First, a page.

As a long-time player of RPGs, I haven’t really done too many RPG-in-a-box type games. I own Legend of Drizzt, but just have not found a good opportunity to play it. That being said, I was amazed at how reflexive this game felt once we started playing. It really does an excellent job at capturing the feel of an RPG without requiring a GM to control the NPCs. The NPC abilities are varied and often complex, making them feel like living players and not just simplistic baddies. I’m reminded of games like Zombicide, wherein the NPCs sort of just constantly move a set amount and attack a set amount, which works for a game about zombies, but would feel very flat in a game of this style. The scenarios have decent fluff text providing plenty of detail to set the scene, and the character races and classes are interesting and unique, and not just derivatives of the standard fantasy races like elves and dwarves.

On the note of the races, I LOVE the art in this game. Everything has a thick layer of darkness on it, which is perfect for a game with “gloom” in the name. It all really sets the scene of a dark and dreary portion of a fantasy countryside and just pulls you in. From the tiles to the design of the NPCs to the super unique character design on the player characters, it’s just incredibly well done. It’s all just simultaneously spooky and brutal and elegant and it just feels so damn medieval.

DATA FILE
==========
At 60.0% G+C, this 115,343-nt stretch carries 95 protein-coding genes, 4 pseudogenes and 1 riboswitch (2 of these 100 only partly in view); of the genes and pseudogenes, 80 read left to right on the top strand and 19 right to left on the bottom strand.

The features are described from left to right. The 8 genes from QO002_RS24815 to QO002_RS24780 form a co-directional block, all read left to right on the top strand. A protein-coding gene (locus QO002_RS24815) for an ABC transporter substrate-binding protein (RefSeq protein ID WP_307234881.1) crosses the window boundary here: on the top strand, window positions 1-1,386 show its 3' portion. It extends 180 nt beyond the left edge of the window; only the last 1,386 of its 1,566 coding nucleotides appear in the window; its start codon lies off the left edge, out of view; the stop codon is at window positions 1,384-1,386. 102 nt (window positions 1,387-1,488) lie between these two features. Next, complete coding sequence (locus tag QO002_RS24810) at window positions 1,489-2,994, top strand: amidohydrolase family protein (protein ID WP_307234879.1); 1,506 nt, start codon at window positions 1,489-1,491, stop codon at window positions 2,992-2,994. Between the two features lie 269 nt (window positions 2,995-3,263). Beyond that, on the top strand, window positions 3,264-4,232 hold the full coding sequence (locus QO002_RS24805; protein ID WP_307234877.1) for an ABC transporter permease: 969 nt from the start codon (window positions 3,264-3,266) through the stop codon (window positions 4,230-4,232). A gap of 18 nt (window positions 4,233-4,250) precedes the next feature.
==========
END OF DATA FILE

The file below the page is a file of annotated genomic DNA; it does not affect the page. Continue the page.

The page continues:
If I had any complaints, it would really just be two, and both are fairly nit-picky. First, I don’t think they handle failure very well. The game is fairly difficult, which in itself isn’t the problem. However, it is pretty forgiving with failure. Essentially, if you succeed in a scenario, you get rewards and unlock a new scenario. If you fail and all your party dies (or “becomes exhausted” by this game’s terms) then you just are kinda there. You can redo the scenario, go back to Gloomhaven, whatever, but that’s it. You don’t lose anything earned from the scenario, including experience and loot. It’s as if your characters all get knocked out and then just kind of stand back up to find the bad guys setting everything back up as they politely ask you to wait outside while they get ready. It’s a little weird and immersion breaking. I think it would be improved by at least having you lose loot. That way it’s more like you got knocked out, robbed, and dumped outside. Or maybe REQUIRING you to start back at Gloomhaven, thus requiring a Road Event if you want to try to scenario again. Maybe this is just me, but it just seemed a little bit like the designer just didn’t really want to focus on loss conditions. Anyway, I might make the return to Gloomhaven thing a house rule next time we play. NOTE: This could just be me missing some part of the rules, but I scoured the book and the internet for something on how to handle failure and came up with nothing.

My only other complaint is just a standard one with map-tile and scenario based games: SO much time between scenarios is spent finding all the map tiles and baddies you need for that particular level. It just adds a large lull to the game, but it’s honestly unavoidable.

All-in-all I think Gloomhaven is an excellent choice for a group of RPG loving gamers who would like to commit to an RPG but cannot decide who should run it. It is definitely not a game for casual players, what with all the set up and the $150 price tag, but it is an excellent game to add to anyone seriously interested in dedicating that time. Great investment, great game and an overall stellar experience. So thank you, Isaac Childres and your team of artists. You guys seriously did some grand work here.